The Archaeological Zone of Tula, whose name in Nahuatl (the Aztec language) is Tollan-Xicocotitlan, is, like many ancient areas in Mexico, bearer of that solemn mystery that makes us keep silent when we walk among its ruins, recognizing the undeniable bond that unites us with the past.
In the State of Hidalgo, in Mexico, approximately 85 kilometers from both the Mexican capital, Mexico City, and the local capital, the City of Pachuca de Soto, is Tula de Allende, a small town whose main attraction is the Archaeological Zone of Tula.
To enter the area it is necessary to pay a fee (70 pesos per adult, 04/2019). Inside, after moving to the side of the Site Museum, which at that time was closed for remodeling, you have to walk around 600 meters in the sun. Strategically located there are stalls for drinks and crafts. The trail crosses areas full of cacti and bushes. A sign alerts visitors not to get out of the way, given the possibility of snakes hidden among the rocks.
The "atlantes" of Tula from the distance
The first thing that the visitor sees, when leaving the path, is a pyramid that dominates the horizon. The really interesting thing about this building is the eight figures that stand on the top, the imposing, famous and badly called "atlantes" or giants (for its 4.5 m, high) of Tula, which has nothing to do with Atlantis. They are, according to the most accepted theory, representations in the form of a warrior of Quetzalcoatl, one of the main deities of Mesoamerican mythology. Its function was, also according to the most accepted theory, to serve as columns to an old wooden roof that no longer remains a trace, after the fire of the temple and abandonment of Tollan, the prosperous Toltec city.
The ruined pillars of the Burned Palace
It is true that what remains is not the shadow of what it was. With wooden ceilings, white-painted lime walls and torches everywhere, the city of Tollan, at its peak, was a city with a power and influence comparable to the Maya and Aztec civilizations. However, walking among its ruins of bare stone, it is still possible to feel the solemnity of the mystery and the bond that unites us with the past, and still in ruins it continues to overwhelm me.
To climb up and see the "atlantes" you have to pass between the steep side of the pyramid and the Burned Temple (which bears that name because of it only the pillars remain, because the ceiling disappeared during a fire) and give around the temple, where is the stairway that leads to the top of the pyramid. As if they were vigilant, to begin ascending, you have to pass in front of the chac-mol, stone figures representing a man on his back who, sadly, has lost his mind not due to time, but to disrespectful tourists.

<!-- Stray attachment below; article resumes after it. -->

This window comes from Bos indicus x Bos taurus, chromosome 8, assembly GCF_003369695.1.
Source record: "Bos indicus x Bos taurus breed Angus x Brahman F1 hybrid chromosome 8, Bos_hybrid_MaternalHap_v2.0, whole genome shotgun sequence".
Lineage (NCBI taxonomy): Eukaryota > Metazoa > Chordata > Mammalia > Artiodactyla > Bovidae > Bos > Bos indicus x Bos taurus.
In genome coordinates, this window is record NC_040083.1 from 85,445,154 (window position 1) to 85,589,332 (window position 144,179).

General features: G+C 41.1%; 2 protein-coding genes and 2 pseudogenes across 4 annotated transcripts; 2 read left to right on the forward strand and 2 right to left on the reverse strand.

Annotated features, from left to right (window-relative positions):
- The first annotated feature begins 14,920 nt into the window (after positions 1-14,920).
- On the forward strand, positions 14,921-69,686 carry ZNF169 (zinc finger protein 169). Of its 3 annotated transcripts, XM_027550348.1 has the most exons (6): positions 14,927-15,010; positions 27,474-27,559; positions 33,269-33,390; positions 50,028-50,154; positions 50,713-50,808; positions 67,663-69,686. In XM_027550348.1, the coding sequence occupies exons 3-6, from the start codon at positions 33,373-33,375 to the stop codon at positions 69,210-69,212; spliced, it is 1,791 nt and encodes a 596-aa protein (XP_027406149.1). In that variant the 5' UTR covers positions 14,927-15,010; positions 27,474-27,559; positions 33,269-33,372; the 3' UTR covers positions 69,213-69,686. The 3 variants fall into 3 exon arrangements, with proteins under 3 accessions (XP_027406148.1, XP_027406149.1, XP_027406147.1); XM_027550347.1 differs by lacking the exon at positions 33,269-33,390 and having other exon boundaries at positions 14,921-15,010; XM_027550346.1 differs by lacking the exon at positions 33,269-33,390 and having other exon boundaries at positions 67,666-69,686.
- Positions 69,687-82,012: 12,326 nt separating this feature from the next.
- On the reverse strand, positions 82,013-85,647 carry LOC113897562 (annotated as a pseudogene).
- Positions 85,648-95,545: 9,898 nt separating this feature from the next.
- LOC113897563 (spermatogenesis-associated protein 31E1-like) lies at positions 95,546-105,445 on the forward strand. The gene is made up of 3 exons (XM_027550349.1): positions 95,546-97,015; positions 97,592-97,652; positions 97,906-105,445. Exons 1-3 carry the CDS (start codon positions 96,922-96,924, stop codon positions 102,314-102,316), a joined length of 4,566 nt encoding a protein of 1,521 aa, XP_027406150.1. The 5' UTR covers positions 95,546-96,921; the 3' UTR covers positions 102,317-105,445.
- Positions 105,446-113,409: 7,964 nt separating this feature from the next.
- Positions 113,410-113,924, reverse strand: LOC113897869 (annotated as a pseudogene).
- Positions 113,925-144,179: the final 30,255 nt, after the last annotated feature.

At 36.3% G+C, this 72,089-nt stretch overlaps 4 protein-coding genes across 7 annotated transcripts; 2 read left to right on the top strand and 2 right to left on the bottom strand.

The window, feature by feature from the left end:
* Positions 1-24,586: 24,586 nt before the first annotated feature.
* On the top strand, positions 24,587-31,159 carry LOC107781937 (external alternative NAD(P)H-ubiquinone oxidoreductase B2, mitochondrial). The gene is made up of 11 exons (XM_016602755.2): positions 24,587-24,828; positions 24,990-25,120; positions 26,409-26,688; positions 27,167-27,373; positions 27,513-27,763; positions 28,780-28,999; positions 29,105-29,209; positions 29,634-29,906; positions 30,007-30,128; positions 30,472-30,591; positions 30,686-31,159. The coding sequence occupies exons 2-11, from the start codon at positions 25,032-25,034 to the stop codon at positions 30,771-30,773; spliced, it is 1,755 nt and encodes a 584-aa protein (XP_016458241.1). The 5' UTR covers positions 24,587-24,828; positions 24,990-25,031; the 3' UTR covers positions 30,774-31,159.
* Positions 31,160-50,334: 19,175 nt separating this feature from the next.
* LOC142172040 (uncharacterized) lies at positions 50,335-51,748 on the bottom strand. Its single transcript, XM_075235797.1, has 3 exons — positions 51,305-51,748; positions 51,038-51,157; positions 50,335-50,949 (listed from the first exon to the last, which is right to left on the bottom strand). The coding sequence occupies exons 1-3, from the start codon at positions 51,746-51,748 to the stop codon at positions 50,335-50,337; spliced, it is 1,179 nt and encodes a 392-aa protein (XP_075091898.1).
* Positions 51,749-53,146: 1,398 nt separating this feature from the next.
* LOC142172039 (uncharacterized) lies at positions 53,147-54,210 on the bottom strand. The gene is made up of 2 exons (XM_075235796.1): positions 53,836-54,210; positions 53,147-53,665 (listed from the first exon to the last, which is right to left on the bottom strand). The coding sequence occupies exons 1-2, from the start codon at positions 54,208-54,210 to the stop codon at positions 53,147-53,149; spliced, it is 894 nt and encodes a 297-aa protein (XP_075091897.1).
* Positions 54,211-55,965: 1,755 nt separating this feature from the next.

Chac-mol decapitated, Tula, Hidalgo, Mexico
After climbing the pyramid, you can experience the imposing of the "atlantes". Everyone who has been at the top knows it: it is almost impossible to photograph a complete "Atlantean" without getting too close to the edge.
The "atlantes" of Tula
From the top it is possible to fully appreciate the Burned Palace, at the foot of the pyramid, and in front, the two pyramids of the East and West, the main and oldest, along with the Ball Game, which belong to the whole of Tula Chico . The pyramid of the "atlantes" and the Burned Palace are part of the Tula Grande complex, later built, which includes the architectural detail of the pillars, a technique unknown in Mesoamerica at that time and in which they were pioneers, probably imported from the Mayan empire.
The East and West Pyramids
A long road known as the Tourist Walker, directly connects the south side of Tollan, the old Toltec capital, with the center of the modern city of Tula de Allende, where there is a base with gardens and benches perfect for relaxing and resting. If you attend in the afternoon, it is possible to see the Dancing Fountains, which illuminated with changing colored lights come on to satisfy the view of the visitors.
Tula de Allende Downtown
There is also a shortage of places to eat, since all along the Walker and around the square there are restaurants and cafes for all tastes and budgets, from simple street snacks such as skis and corn, to typical and international food restaurants.
Dancing fountains at dusk
For lovers of museums and culture, right on the corner is the Quetzalcóatl Historical Hall, which exhibits local archeological pieces, works of plastic arts, photography and crafts. For those interested in history, architecture and religion, half a block away is the Cathedral and Ex-convent of San José, which is one of the first and most representative buildings of Christian construction built in Mexico during the time of the Conquest.
Ex-convent and Cathedral of San José, Tula, Hidalgo, Mexico
A block further back we find the Plaza de las Artesanías, the place to buy a souvenir, a key ring, some piece of quartz and obsidian, or the replica of an "atlantean".
Plaster replica of an "Atlantean" by Tula
In the vicinity of Tula there are still many things to see, the prehispanic temazcales, the water parks with natural hot springs, the old railway station (which has already been rehabilitated), the waterfalls in the nearby communities of Xochitlán de las Flores and the exotic rock formations in Santa María Macuá, etc., but we will visit all that on another occasion.